Analysis of pillar stability of mined gas storage caverns in shale formations

E. J. Cording, Y. M.A. Hashash, J. Oh

Research output: Contribution to journalArticlepeer-review


The observed failure of mined storage caverns in shale formations indicates that one of the major causes of pillar failure is the effect of jointing, fracturing, and deterioration of the shale in the outer portions of the pillar due to a combination of stress slabbing and slaking. The effect of width/height ratio on pillar capacity is also apparent. After the collapse of the Lick Creek, Illinois, room and pillar cavern in 1973, a design approach has been developed for pillar size and loading that takes into account rock and geometric conditions that influence stability, including the conditions that led to the failure at Lick Creek. This paper presents a design criterion for evaluating the overall stability of the pillars in mined gas storage caverns in shale formations. The study includes the closed form pillar stability calculations as well as three-dimensional numerical analyses to verify the analysis method.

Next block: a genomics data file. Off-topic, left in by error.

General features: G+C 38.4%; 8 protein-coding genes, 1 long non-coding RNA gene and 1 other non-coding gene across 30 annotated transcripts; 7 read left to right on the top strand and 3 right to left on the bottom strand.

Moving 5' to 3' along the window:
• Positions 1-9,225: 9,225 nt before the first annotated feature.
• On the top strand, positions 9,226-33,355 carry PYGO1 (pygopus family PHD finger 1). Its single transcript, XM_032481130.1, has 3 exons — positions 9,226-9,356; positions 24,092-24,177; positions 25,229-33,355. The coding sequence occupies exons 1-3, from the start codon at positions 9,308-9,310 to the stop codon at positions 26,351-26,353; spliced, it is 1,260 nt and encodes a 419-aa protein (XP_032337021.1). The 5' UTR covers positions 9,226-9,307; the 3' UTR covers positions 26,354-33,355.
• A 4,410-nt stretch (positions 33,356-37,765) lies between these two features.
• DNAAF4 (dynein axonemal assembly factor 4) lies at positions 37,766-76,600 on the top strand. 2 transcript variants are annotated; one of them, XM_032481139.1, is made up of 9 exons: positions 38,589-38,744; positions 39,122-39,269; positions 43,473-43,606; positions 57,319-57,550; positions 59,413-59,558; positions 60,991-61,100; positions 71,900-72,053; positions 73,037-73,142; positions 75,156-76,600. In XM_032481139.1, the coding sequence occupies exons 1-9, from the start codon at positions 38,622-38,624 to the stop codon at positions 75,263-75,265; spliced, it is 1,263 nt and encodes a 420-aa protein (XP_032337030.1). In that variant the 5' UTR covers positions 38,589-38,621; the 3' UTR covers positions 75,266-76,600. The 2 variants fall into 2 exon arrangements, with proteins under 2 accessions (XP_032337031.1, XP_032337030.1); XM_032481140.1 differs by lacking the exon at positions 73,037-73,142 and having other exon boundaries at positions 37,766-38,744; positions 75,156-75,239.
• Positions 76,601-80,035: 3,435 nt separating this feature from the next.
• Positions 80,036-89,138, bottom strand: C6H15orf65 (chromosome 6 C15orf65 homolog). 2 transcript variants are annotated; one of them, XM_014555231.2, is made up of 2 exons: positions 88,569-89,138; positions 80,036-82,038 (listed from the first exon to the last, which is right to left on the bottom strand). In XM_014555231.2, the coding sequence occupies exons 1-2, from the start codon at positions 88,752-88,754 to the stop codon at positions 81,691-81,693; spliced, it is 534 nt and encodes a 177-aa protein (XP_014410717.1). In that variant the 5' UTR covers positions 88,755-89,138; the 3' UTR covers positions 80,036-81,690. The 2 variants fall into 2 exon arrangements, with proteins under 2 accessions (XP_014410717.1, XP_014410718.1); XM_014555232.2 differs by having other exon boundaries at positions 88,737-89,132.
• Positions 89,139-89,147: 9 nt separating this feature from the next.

Original languageEnglish (US)
Pages (from-to)71-80
Number of pages10
JournalEngineering Geology
StatePublished - Jan 4 2015


  • Design criterion
  • Pillar capacity
  • Progressive failure
  • Storage mined cavern

ASJC Scopus subject areas

  • Geotechnical Engineering and Engineering Geology
  • Geology


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